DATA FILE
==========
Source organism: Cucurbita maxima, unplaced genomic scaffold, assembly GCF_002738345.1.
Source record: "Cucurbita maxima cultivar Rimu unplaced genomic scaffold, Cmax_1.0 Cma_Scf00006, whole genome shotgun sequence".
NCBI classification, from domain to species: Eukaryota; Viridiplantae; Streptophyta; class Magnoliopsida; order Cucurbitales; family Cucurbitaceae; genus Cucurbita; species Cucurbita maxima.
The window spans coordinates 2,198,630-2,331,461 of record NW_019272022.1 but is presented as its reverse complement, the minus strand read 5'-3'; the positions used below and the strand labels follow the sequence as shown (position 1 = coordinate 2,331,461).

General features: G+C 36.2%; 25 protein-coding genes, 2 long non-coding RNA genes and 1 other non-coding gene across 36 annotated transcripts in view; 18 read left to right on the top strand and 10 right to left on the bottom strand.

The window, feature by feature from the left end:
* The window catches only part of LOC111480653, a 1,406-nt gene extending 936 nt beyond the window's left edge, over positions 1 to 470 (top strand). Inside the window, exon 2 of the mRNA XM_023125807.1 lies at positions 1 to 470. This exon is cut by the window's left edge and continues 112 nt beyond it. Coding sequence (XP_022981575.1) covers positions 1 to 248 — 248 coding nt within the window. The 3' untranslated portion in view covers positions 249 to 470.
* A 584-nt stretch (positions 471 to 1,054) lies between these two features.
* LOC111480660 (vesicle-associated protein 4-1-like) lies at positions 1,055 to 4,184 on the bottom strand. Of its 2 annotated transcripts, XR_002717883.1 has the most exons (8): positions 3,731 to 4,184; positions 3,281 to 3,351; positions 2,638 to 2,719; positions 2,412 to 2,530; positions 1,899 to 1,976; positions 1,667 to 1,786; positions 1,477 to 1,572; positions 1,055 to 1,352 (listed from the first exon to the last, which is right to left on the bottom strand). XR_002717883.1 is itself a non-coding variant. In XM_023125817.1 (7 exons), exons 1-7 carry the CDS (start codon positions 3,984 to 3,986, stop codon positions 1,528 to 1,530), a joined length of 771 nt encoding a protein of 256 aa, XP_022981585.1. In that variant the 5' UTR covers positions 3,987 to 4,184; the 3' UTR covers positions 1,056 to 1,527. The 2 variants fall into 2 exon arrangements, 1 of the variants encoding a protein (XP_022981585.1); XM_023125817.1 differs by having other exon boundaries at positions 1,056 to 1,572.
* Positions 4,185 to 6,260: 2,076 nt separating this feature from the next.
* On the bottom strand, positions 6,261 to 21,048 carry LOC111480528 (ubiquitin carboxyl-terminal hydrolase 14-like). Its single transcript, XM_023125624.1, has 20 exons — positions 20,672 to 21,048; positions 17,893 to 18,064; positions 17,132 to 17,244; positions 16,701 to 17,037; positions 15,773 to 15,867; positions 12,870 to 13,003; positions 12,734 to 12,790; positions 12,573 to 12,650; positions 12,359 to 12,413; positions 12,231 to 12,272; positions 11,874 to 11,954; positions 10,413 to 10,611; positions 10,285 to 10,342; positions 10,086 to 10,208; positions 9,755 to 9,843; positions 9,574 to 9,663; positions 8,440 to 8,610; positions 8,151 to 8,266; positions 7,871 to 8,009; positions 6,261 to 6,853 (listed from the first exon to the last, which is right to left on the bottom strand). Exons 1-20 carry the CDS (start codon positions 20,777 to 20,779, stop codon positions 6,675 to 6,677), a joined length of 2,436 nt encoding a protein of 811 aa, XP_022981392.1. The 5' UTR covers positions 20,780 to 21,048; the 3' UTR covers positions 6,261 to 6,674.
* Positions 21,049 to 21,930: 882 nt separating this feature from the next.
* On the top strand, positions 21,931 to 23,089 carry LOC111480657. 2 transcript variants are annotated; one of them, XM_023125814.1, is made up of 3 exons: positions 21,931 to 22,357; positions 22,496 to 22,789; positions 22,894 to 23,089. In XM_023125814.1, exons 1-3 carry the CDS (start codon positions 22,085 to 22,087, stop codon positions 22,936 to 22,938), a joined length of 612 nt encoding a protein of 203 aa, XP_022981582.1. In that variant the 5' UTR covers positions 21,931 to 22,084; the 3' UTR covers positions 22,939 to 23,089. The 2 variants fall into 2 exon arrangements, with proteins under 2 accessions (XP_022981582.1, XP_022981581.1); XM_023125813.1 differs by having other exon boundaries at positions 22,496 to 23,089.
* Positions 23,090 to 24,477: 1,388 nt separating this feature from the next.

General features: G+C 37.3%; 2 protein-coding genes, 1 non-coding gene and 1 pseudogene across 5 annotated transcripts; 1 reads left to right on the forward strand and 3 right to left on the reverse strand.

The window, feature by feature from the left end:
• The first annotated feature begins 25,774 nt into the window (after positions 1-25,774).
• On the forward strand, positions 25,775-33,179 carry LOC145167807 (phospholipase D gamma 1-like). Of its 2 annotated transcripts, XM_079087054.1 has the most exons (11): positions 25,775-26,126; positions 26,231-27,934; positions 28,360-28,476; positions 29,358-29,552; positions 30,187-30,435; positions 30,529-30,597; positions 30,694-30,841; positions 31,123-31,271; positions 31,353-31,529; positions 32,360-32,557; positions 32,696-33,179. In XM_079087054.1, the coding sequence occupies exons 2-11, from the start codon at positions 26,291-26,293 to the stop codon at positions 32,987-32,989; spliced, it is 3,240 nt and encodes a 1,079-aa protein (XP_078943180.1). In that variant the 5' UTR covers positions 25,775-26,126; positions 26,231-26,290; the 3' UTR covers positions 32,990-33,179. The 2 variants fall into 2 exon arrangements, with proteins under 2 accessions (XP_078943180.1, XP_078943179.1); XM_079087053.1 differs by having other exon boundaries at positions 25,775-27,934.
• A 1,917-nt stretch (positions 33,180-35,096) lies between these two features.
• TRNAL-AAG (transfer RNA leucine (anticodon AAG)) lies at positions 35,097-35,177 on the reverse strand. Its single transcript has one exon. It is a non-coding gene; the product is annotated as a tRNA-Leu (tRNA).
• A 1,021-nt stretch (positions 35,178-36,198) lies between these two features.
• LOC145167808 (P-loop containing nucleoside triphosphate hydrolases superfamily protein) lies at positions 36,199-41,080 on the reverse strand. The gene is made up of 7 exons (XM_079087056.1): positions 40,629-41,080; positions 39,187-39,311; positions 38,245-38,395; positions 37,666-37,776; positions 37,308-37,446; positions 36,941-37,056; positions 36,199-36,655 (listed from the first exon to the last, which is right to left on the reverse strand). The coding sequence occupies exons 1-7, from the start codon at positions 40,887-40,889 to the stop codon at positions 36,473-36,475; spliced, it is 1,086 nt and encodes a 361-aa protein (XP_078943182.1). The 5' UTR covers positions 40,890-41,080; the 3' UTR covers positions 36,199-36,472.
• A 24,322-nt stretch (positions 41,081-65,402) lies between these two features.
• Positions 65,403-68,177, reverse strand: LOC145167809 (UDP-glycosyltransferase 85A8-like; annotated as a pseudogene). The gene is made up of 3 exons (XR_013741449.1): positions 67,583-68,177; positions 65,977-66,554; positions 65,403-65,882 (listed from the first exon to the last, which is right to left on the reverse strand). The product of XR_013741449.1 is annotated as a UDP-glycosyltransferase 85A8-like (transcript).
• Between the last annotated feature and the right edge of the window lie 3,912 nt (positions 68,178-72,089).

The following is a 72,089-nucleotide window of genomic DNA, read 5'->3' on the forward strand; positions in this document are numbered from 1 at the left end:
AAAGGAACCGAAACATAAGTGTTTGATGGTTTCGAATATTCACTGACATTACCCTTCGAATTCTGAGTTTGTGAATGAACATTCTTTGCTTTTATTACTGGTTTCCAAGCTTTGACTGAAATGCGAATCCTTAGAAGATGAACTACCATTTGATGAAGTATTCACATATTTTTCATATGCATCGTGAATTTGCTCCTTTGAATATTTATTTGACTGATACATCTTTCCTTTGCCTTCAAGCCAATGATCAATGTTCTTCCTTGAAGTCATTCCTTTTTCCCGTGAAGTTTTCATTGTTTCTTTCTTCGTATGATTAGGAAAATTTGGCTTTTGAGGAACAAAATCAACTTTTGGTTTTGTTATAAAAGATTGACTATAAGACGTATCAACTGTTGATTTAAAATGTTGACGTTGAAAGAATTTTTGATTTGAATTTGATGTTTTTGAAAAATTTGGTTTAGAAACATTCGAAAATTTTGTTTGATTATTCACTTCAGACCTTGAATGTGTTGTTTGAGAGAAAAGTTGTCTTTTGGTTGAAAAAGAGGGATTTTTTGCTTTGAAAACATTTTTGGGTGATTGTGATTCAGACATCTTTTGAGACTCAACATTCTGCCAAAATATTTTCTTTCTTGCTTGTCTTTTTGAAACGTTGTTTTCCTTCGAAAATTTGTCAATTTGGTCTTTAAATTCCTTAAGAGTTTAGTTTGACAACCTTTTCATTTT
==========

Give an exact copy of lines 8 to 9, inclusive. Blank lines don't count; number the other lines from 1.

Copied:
* A 584-nt stretch (positions 471 to 1,054) lies between these two features.
* LOC111480660 (vesicle-associated protein 4-1-like) lies at positions 1,055 to 4,184 on the bottom strand. Of its 2 annotated transcripts, XR_002717883.1 has the most exons (8): positions 3,731 to 4,184; positions 3,281 to 3,351; positions 2,638 to 2,719; positions 2,412 to 2,530; positions 1,899 to 1,976; positions 1,667 to 1,786; positions 1,477 to 1,572; positions 1,055 to 1,352 (listed from the first exon to the last, which is right to left on the bottom strand). XR_002717883.1 is itself a non-coding variant. In XM_023125817.1 (7 exons), exons 1-7 carry the CDS (start codon positions 3,984 to 3,986, stop codon positions 1,528 to 1,530), a joined length of 771 nt encoding a protein of 256 aa, XP_022981585.1. In that variant the 5' UTR covers positions 3,987 to 4,184; the 3' UTR covers positions 1,056 to 1,527. The 2 variants fall into 2 exon arrangements, 1 of the variants encoding a protein (XP_022981585.1); XM_023125817.1 differs by having other exon boundaries at positions 1,056 to 1,572.